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Ford Self-Driving R&D Car Tells Small Animal From Paper Bag At 200 Ft. 207

Posted by samzenpus
from the where-you-going? dept.
cartechboy writes "Autonomous driving is every car manufacturer's immediate R&D project. In car-building terms, even if a new technology isn't due for 10 years — since that's just two full vehicle generations away-- it has to be developed now. So now it is for autonomous car research and testing, and this week Ford revealed a brand new Fusion Hybrid research vehicle built for autonomous R&D with some interesting tech capabilities. Technologies inside the new Fusion Hybrid research vehicle include LIDAR (a light-based range detection), which scans at 2.5 million times per second to create a 3D map of the surrounding environment at a radius of 200 feet. Ford says the research vehicle's sensors are sensitive enough to detect the difference between a small animal and a paper bag even at maximum range. More road-ready differentiations include observation and understanding of pedestrians, cyclists, and plain old stationary objects. Ford is working on this project in cooperation with the University of Michigan."
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Ford Self-Driving R&D Car Tells Small Animal From Paper Bag At 200 Ft.

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  • by Maow (620678) on Friday December 13, 2013 @06:35AM (#45678739) Journal

    I read it as "Ford Self-Driving R&D Car Smells Small Animal From Paper Bag At 200 Ft." and my first thought was, "What the hell kind of test is that?!?"

    Split second later, "Waaiit a second, that can't be right."

    But hey, my truck smells like a small animal in a paper bag - from 2 years ago.

    *goes back to sleep*

    • by sycodon (149926)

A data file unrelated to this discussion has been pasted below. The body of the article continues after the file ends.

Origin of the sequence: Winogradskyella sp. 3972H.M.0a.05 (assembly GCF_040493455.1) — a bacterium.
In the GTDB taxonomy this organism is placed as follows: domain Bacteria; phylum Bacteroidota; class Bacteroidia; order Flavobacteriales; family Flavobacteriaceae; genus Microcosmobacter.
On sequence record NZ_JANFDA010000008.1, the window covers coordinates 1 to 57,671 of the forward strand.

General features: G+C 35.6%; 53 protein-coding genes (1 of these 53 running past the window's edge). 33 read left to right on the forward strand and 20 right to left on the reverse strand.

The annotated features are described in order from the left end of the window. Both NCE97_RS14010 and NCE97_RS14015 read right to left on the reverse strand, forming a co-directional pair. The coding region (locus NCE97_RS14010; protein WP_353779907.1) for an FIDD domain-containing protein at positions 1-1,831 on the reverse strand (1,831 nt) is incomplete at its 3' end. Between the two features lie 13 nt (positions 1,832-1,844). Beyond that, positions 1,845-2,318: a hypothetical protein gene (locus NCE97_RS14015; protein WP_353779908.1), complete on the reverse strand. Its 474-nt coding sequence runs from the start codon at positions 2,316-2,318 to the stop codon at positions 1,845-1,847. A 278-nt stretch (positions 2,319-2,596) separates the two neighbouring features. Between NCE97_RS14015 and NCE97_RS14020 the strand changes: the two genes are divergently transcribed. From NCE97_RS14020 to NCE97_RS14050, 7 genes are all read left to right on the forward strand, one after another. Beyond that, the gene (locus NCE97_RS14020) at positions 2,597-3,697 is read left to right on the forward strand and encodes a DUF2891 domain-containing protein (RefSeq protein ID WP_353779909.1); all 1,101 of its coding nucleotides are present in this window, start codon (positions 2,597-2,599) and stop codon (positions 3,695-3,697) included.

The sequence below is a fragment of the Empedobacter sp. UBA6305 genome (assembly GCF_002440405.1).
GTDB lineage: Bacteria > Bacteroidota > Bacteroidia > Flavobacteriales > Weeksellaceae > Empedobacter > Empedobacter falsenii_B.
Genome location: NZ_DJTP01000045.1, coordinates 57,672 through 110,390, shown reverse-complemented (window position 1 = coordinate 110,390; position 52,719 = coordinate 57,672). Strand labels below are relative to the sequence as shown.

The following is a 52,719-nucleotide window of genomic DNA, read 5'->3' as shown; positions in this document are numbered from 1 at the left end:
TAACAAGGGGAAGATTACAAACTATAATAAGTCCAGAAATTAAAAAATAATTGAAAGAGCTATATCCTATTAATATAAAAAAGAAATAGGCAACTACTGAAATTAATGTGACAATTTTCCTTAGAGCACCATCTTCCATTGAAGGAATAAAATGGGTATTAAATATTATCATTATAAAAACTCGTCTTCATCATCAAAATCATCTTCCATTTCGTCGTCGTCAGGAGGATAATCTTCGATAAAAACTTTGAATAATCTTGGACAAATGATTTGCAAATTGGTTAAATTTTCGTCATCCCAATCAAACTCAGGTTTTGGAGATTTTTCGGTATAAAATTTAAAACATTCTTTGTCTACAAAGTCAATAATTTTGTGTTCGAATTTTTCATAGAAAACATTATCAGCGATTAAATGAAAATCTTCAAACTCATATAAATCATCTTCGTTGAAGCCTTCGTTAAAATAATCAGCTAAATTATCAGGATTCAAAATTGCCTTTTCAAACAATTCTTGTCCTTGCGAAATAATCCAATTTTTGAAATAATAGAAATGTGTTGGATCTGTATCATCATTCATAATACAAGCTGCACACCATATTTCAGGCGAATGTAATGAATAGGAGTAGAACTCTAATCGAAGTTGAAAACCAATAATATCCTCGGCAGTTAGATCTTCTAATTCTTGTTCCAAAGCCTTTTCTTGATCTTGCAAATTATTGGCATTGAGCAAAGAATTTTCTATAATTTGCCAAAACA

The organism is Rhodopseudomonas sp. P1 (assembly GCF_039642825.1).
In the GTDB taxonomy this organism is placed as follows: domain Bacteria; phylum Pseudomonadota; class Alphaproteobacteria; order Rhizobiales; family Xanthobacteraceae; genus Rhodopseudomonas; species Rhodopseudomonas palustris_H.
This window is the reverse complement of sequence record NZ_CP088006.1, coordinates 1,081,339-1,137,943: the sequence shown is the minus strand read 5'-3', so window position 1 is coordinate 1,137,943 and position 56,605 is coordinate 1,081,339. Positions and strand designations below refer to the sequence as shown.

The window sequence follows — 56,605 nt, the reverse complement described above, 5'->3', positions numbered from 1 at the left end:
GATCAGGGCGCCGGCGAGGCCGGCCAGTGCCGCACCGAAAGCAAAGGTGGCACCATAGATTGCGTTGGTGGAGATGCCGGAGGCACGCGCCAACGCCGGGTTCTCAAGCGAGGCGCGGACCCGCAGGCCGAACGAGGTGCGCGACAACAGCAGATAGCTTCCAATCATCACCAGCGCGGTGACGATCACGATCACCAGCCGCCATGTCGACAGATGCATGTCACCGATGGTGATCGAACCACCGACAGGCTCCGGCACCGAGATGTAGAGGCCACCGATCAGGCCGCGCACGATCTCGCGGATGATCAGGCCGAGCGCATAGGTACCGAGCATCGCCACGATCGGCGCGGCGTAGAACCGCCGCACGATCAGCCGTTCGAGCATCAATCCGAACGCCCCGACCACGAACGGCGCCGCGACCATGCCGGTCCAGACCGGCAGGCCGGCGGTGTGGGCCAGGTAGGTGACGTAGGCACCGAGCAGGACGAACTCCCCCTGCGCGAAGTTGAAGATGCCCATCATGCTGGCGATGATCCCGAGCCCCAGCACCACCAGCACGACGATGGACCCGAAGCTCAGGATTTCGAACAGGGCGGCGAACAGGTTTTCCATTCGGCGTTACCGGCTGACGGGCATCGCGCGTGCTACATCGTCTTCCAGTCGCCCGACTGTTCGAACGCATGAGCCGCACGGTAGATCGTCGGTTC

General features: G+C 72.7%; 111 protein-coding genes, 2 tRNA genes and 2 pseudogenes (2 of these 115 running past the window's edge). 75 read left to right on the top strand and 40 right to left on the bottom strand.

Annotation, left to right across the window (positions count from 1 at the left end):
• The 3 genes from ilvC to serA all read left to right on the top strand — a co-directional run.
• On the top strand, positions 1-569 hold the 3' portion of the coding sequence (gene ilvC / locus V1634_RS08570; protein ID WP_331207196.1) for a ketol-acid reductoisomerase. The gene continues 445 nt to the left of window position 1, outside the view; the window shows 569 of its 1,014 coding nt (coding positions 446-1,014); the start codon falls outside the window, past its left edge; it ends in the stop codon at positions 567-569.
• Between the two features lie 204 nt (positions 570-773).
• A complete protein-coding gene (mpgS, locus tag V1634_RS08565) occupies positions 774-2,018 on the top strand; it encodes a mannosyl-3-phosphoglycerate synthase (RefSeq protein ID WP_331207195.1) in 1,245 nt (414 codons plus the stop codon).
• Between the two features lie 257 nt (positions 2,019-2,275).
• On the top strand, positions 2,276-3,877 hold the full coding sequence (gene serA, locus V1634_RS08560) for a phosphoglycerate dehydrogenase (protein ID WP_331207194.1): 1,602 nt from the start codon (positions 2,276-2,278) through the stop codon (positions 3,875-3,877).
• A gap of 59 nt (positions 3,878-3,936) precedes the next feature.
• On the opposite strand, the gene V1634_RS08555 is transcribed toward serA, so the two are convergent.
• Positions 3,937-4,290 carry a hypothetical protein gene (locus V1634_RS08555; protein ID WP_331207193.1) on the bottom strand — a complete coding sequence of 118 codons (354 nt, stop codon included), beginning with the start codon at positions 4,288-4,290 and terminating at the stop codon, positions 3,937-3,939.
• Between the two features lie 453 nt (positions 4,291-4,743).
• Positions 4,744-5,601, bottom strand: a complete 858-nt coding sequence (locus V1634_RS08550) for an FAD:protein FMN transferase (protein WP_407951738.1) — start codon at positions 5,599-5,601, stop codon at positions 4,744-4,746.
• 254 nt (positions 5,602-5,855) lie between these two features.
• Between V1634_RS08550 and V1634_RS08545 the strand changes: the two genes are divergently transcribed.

Can we get a "swerve to hit cat" mode?

    • This is funny. But there is something about it that is not.

      200 ft. at highway speeds is less than 2 seconds. In order to avoid said small animal, the car would have to rather radically swerve, and disrupt both traffic behind it, maybe in adjacent lanes as well, and would most certainly disturb the occupant(s) of the car.

      It has to do better than that to be practical.
  • Yes but (Score:5, Funny)

    by Rosco P. Coltrane (209368) on Friday December 13, 2013 @06:36AM (#45678743)

    Can it tell if the small animal is *inside* the paperbag? I'm thinking of cats specifically. Cats and paperbags... cat lovers know what I'm talking about.

    • I'm thinking of cats specifically.

      Actually, I was thinking more Monty Python "Four Yorkshire Men":

      "When I was a lad, we lived in a paper bag in the middle of the road . . ."

    • by Radres (776901)

      In China, only old people tell small animal from paper bag.

    • I don't think so, but given a speed of 60mph It will be able to tell you if it's alive or dead in about 2.27 seconds.

    • Can it tell if the small animal is *inside* the paperbag? I'm thinking of cats specifically. Cats and paperbags... cat lovers know what I'm talking about.

      You got modded "funny" but you make a good point. Unless you know what's in the paper bag, you should try to avoid it providing you don't have to do something even more dangerous. And you never know what's in the paper bag . . .

    • by EnsilZah (575600)

      Cat haters presumably are more familiar with burlap sacks?

  • salt and de-icer (Score:4, Insightful)

    by hunter44102 (890157) on Friday December 13, 2013 @06:42AM (#45678763)
    lets see what it can detect in the Northeast after 2 days of snow, salt and de-icer puts a 'film' of gunk covering 90% of the vehicle
    • You miss a crucial point : no small animal will be out and about when it snows in the northeast - and paperbags will get soggy in a hurry too - so the detection feature is not needed in those conditions.

      • Right, because detecting paperbags and small animals are the only things a self driving car needs to be aware of. Certainly not objects like street signs, lane markings, people or rusted off car parts.

    • That's a good point. My car currently looks like it's covered with dirty white sand and it's get covered with snow when I drive. My backup camera is useless unless I clean it every time.

    • lets see what it can detect in the Northeast after 2 days of snow, salt and de-icer puts a 'film' of gunk covering 90% of the vehicle

      Northeast. What about Michigan? At least this is being developed by people who don't live in sunny California. Seriously, that may have an effect. I keep asking how Google cars do in a rainstorm, but they don't seem to understand the concept.

      OTOH, if the ability of a car to handle various types of weather reflects where the designers live, then why were most American cars for many years so bad in the snow? Seriously, never figured that out. US cars were amongst the last to adopt FWD (although IIRC Mercedes